I read this article in the New York Times this morning and marveled at the timeliness of it. My school has been promoting this very subject and I thought the article lent our initiative a good deal of support. Financial Literacy is one of the literacies mentioned by The Partnership for 21st Century Skills as as essential competency for students. Our Lower Division has been promoting financial literacy in our Fourth and Fifth Grades for several years now through a wonderful program called "Biz Town." (Click here to view the excellent video about the program, one of several under the umbrella of the James Center.) "Biz Town" is one of several popular programs created and sponsored by Junior Achievement. The program provides an extensive curriculum and students end the program by actually visiting Biz Town, a teeny tiny little community where students take on the role of Mayor, bankers, business owners, police, and even a DJ. Watching them cash their first check and wondering where the money went (TAXES!) is worth every minute spent standing over the copy machine photocopying the curriculum packets.

Maryland has a link to Financial Literacy resources for all ages including an interactive media section with fun, thought-provoking games and simulations. Any of them would make a nice supplement or enrichment activity to a classroom lesson on financial literacy.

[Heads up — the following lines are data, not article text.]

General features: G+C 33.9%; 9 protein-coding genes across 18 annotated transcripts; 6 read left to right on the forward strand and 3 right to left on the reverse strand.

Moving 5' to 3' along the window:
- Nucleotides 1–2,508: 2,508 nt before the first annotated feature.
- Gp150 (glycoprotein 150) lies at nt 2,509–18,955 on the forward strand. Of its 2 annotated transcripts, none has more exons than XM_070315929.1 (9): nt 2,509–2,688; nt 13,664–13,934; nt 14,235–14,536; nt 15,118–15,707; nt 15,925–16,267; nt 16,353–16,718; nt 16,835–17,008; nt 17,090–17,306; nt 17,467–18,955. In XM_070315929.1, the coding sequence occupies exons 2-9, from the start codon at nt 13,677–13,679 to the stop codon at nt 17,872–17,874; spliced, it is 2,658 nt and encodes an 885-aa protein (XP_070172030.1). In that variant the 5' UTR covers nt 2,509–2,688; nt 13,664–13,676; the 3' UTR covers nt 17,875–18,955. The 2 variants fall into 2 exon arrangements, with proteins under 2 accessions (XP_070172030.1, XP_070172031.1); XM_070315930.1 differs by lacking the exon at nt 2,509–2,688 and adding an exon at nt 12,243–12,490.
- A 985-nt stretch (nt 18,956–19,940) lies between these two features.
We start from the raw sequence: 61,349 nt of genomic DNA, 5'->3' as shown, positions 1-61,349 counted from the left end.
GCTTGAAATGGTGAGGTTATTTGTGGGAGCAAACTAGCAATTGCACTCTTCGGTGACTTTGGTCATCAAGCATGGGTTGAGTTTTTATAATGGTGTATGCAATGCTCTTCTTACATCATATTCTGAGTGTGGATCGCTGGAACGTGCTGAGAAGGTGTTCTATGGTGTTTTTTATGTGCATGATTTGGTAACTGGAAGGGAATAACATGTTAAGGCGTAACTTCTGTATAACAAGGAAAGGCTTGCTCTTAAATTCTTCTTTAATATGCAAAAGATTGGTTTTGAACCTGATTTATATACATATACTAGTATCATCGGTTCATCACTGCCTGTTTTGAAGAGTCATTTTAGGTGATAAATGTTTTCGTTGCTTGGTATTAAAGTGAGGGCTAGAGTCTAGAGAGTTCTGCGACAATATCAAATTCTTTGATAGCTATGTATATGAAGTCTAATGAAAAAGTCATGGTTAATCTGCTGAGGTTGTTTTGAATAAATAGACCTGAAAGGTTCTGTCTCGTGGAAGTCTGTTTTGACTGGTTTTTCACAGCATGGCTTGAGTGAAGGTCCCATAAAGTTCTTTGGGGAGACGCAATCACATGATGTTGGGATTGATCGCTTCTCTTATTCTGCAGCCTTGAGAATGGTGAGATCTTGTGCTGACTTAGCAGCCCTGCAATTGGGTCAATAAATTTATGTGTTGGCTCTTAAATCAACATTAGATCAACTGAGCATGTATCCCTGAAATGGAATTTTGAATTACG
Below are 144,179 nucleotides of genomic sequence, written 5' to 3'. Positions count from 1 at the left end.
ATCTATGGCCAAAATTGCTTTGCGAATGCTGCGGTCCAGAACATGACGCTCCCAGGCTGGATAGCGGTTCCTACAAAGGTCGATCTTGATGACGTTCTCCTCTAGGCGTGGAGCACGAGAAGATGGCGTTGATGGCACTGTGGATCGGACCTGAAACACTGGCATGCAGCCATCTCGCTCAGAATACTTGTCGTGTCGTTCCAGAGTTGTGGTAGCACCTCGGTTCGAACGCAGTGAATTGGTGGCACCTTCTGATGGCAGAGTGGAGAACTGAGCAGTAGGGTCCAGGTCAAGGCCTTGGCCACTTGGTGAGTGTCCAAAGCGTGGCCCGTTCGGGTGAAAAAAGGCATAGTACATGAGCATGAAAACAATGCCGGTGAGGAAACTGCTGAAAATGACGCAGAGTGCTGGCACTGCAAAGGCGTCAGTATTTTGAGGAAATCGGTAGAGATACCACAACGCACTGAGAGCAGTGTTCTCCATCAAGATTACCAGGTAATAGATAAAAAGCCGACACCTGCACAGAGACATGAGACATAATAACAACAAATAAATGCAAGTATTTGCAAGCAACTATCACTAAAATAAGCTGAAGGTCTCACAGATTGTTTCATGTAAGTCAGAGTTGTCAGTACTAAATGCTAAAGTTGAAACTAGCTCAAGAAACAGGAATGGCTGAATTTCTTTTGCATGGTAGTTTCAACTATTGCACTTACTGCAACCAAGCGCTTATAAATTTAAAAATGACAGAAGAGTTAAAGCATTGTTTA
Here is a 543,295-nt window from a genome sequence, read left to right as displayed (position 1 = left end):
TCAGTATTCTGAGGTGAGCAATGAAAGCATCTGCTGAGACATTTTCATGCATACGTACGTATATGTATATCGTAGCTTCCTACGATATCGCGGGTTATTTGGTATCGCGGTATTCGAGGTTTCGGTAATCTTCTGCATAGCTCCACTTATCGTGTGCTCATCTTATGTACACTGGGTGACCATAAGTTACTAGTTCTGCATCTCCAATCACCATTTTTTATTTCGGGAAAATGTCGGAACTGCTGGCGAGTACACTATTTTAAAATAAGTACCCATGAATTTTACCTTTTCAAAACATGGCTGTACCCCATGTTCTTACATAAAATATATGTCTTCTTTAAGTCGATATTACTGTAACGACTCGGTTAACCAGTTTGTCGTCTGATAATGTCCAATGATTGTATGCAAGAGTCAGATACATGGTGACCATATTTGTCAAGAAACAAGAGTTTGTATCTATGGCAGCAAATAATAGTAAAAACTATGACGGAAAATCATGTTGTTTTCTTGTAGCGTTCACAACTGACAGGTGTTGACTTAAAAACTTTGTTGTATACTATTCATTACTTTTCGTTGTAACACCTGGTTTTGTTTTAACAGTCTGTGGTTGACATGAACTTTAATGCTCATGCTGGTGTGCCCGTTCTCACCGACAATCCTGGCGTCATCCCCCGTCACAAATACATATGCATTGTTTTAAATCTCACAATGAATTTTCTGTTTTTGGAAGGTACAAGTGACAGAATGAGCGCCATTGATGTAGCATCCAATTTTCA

What other resources are schools using to build this vitally important literacy?

Friday, February 26, 2010

Backchanneling is Brilliant!

During a recent conversation with my Middle School Head, he described an activity he had just completed with his Sixth Grade Geography students. He had planned to show them a video and then lead a discussion of the main themes and supporting ideas. Pretty traditional. I'm not sure why, but he changed his plans and instead created group chat rooms through FirstClass, our email system, and asked his students to write comments as they watched the video.

I leaned forward in my seat as he described the results. The students were completely engaged, he said. They asked questions which other students jumped to answer before he could, they absorbed the content, and made the important connections he had hoped to lead them to himself. Even the quiet kids contributed more to the discussion than he would have expected had he gone with his original instructional plan.

"So you had the kids backchannel while watching the video," I said. "You're backchanneling with Sixth Graders. That's brilliant!" While he had no idea what I was talking about, that's exactly what he had done. And I think he liked it when I said it was "brilliant."